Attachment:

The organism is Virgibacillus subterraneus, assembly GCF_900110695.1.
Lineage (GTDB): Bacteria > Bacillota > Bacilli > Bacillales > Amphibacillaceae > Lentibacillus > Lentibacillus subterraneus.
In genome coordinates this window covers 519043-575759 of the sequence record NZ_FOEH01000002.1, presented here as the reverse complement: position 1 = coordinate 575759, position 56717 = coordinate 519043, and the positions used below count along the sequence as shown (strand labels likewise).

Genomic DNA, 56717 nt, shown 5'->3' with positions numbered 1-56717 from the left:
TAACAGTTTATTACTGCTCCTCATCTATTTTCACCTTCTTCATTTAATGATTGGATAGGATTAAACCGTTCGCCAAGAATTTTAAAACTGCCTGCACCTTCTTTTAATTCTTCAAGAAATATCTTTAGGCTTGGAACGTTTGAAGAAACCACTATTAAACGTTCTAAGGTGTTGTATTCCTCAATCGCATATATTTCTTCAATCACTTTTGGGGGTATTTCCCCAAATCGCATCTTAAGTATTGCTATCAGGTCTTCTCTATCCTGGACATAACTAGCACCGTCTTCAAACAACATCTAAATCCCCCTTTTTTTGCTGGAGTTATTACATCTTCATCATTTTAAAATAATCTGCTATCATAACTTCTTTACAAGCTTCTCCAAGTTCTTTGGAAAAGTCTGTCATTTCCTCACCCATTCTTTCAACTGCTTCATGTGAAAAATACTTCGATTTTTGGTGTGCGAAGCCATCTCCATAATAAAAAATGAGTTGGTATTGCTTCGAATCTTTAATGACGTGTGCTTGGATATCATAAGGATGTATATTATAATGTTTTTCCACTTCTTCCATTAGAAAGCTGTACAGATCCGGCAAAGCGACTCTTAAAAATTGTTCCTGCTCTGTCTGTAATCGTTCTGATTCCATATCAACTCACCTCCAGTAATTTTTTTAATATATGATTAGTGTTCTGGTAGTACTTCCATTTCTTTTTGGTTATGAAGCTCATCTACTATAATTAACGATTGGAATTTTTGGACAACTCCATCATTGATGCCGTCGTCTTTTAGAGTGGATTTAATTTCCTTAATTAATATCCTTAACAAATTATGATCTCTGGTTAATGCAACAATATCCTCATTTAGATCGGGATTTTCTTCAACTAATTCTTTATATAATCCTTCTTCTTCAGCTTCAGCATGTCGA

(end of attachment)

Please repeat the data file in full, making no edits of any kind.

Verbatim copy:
The organism is Virgibacillus subterraneus, assembly GCF_900110695.1.
Lineage (GTDB): Bacteria > Bacillota > Bacilli > Bacillales > Amphibacillaceae > Lentibacillus > Lentibacillus subterraneus.
In genome coordinates this window covers 519043-575759 of the sequence record NZ_FOEH01000002.1, presented here as the reverse complement: position 1 = coordinate 575759, position 56717 = coordinate 519043, and the positions used below count along the sequence as shown (strand labels likewise).

Genomic DNA, 56717 nt, shown 5'->3' with positions numbered 1-56717 from the left:
TAACAGTTTATTACTGCTCCTCATCTATTTTCACCTTCTTCATTTAATGATTGGATAGGATTAAACCGTTCGCCAAGAATTTTAAAACTGCCTGCACCTTCTTTTAATTCTTCAAGAAATATCTTTAGGCTTGGAACGTTTGAAGAAACCACTATTAAACGTTCTAAGGTGTTGTATTCCTCAATCGCATATATTTCTTCAATCACTTTTGGGGGTATTTCCCCAAATCGCATCTTAAGTATTGCTATCAGGTCTTCTCTATCCTGGACATAACTAGCACCGTCTTCAAACAACATCTAAATCCCCCTTTTTTTGCTGGAGTTATTACATCTTCATCATTTTAAAATAATCTGCTATCATAACTTCTTTACAAGCTTCTCCAAGTTCTTTGGAAAAGTCTGTCATTTCCTCACCCATTCTTTCAACTGCTTCATGTGAAAAATACTTCGATTTTTGGTGTGCGAAGCCATCTCCATAATAAAAAATGAGTTGGTATTGCTTCGAATCTTTAATGACGTGTGCTTGGATATCATAAGGATGTATATTATAATGTTTTTCCACTTCTTCCATTAGAAAGCTGTACAGATCCGGCAAAGCGACTCTTAAAAATTGTTCCTGCTCTGTCTGTAATCGTTCTGATTCCATATCAACTCACCTCCAGTAATTTTTTTAATATATGATTAGTGTTCTGGTAGTACTTCCATTTCTTTTTGGTTATGAAGCTCATCTACTATAATTAACGATTGGAATTTTTGGACAACTCCATCATTGATGCCGTCGTCTTTTAGAGTGGATTTAATTTCCTTAATTAATATCCTTAACAAATTATGATCTCTGGTTAATGCAACAATATCCTCATTTAGATCGGGATTTTCTTCAACTAATTCTTTATATAATCCTTCTTCTTCAGCTTCAGCATGTCGA